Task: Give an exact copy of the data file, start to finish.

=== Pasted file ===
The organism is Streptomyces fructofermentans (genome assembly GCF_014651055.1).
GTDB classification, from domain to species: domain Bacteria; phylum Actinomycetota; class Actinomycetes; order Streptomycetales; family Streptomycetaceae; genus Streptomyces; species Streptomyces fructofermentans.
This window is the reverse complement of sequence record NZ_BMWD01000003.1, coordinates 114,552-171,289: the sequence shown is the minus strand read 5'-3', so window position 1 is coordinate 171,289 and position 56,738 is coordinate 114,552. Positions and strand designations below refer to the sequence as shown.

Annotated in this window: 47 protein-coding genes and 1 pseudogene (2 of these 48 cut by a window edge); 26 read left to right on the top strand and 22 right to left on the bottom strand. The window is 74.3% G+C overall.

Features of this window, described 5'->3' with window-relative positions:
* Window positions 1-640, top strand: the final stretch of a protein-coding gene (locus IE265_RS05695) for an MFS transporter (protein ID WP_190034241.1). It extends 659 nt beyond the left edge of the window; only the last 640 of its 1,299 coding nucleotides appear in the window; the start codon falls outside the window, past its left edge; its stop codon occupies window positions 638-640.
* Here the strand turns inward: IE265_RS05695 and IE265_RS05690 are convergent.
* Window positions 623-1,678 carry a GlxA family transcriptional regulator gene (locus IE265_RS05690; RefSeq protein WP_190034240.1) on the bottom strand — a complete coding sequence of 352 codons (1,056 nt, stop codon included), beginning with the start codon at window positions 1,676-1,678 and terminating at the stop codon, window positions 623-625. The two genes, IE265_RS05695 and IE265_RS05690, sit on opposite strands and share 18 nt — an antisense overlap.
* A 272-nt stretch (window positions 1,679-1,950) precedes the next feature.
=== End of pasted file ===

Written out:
The organism is Streptomyces fructofermentans (genome assembly GCF_014651055.1).
GTDB classification, from domain to species: domain Bacteria; phylum Actinomycetota; class Actinomycetes; order Streptomycetales; family Streptomycetaceae; genus Streptomyces; species Streptomyces fructofermentans.
This window is the reverse complement of sequence record NZ_BMWD01000003.1, coordinates 114,552-171,289: the sequence shown is the minus strand read 5'-3', so window position 1 is coordinate 171,289 and position 56,738 is coordinate 114,552. Positions and strand designations below refer to the sequence as shown.

Annotated in this window: 47 protein-coding genes and 1 pseudogene (2 of these 48 cut by a window edge); 26 read left to right on the top strand and 22 right to left on the bottom strand. The window is 74.3% G+C overall.

Features of this window, described 5'->3' with window-relative positions:
* Window positions 1-640, top strand: the final stretch of a protein-coding gene (locus IE265_RS05695) for an MFS transporter (protein ID WP_190034241.1). It extends 659 nt beyond the left edge of the window; only the last 640 of its 1,299 coding nucleotides appear in the window; the start codon falls outside the window, past its left edge; its stop codon occupies window positions 638-640.
* Here the strand turns inward: IE265_RS05695 and IE265_RS05690 are convergent.
* Window positions 623-1,678 carry a GlxA family transcriptional regulator gene (locus IE265_RS05690; RefSeq protein WP_190034240.1) on the bottom strand — a complete coding sequence of 352 codons (1,056 nt, stop codon included), beginning with the start codon at window positions 1,676-1,678 and terminating at the stop codon, window positions 623-625. The two genes, IE265_RS05695 and IE265_RS05690, sit on opposite strands and share 18 nt — an antisense overlap.
* A 272-nt stretch (window positions 1,679-1,950) precedes the next feature.